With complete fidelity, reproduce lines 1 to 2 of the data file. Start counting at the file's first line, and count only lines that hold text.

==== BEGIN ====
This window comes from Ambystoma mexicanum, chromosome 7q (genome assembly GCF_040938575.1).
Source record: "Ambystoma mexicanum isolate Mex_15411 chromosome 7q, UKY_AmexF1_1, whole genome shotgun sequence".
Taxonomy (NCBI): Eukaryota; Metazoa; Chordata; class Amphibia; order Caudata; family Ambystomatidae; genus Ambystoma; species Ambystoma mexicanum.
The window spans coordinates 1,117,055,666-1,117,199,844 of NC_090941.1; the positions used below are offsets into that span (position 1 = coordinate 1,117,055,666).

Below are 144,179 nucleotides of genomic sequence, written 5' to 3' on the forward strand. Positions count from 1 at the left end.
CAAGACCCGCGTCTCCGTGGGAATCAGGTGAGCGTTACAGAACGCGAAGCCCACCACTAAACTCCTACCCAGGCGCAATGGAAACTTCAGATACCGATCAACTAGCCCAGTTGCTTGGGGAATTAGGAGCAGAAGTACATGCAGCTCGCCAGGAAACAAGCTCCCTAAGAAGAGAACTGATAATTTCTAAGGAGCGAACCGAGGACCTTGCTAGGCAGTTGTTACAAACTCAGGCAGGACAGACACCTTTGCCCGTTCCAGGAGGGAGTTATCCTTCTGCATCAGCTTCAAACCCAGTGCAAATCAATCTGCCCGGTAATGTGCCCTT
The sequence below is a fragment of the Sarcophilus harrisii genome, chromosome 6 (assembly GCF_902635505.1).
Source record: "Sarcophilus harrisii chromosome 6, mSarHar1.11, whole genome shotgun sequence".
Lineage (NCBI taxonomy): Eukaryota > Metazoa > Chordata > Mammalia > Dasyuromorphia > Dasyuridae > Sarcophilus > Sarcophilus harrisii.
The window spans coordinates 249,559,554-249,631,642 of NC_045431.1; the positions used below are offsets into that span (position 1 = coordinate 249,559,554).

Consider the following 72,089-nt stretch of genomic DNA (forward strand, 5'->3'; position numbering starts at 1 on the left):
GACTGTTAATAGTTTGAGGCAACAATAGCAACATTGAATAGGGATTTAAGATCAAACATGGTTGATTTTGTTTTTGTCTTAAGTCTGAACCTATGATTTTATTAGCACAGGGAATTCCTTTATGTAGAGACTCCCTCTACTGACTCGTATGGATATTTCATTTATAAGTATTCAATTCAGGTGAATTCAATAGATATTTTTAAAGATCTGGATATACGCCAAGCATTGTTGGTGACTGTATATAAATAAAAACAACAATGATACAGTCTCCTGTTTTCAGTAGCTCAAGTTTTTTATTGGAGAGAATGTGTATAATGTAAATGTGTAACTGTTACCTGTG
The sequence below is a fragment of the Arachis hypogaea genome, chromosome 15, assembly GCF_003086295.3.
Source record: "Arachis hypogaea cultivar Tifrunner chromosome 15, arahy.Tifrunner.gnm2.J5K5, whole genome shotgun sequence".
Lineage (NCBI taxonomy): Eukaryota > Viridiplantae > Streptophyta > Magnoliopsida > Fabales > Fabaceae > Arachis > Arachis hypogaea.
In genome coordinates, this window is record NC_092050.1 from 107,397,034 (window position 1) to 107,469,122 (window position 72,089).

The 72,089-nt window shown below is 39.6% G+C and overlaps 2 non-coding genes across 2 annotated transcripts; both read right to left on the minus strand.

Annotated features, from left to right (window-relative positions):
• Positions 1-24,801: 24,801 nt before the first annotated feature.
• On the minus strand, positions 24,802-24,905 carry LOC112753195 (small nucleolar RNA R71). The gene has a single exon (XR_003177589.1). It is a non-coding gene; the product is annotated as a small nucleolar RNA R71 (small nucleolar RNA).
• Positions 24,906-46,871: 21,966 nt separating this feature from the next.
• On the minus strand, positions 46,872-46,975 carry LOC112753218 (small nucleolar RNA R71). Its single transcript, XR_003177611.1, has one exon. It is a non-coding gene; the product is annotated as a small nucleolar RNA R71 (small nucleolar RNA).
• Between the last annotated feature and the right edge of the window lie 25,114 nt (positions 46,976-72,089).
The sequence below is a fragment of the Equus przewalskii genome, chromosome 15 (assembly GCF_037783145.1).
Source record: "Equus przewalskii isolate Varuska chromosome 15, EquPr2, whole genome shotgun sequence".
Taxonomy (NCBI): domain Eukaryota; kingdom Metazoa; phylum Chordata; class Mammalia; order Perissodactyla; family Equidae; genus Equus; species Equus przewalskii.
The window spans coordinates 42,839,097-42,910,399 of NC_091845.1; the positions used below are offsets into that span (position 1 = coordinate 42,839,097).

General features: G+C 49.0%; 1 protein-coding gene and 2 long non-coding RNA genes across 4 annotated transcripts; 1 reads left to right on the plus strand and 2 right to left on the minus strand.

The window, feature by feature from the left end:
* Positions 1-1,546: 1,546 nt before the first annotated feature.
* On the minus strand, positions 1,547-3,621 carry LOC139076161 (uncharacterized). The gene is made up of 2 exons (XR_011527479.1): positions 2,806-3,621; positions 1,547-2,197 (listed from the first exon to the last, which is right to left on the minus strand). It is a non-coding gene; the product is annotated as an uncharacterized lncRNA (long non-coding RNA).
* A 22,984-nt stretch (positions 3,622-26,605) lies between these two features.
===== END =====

This window comes from Ambystoma mexicanum, chromosome 7q (genome assembly GCF_040938575.1).
Source record: "Ambystoma mexicanum isolate Mex_15411 chromosome 7q, UKY_AmexF1_1, whole genome shotgun sequence".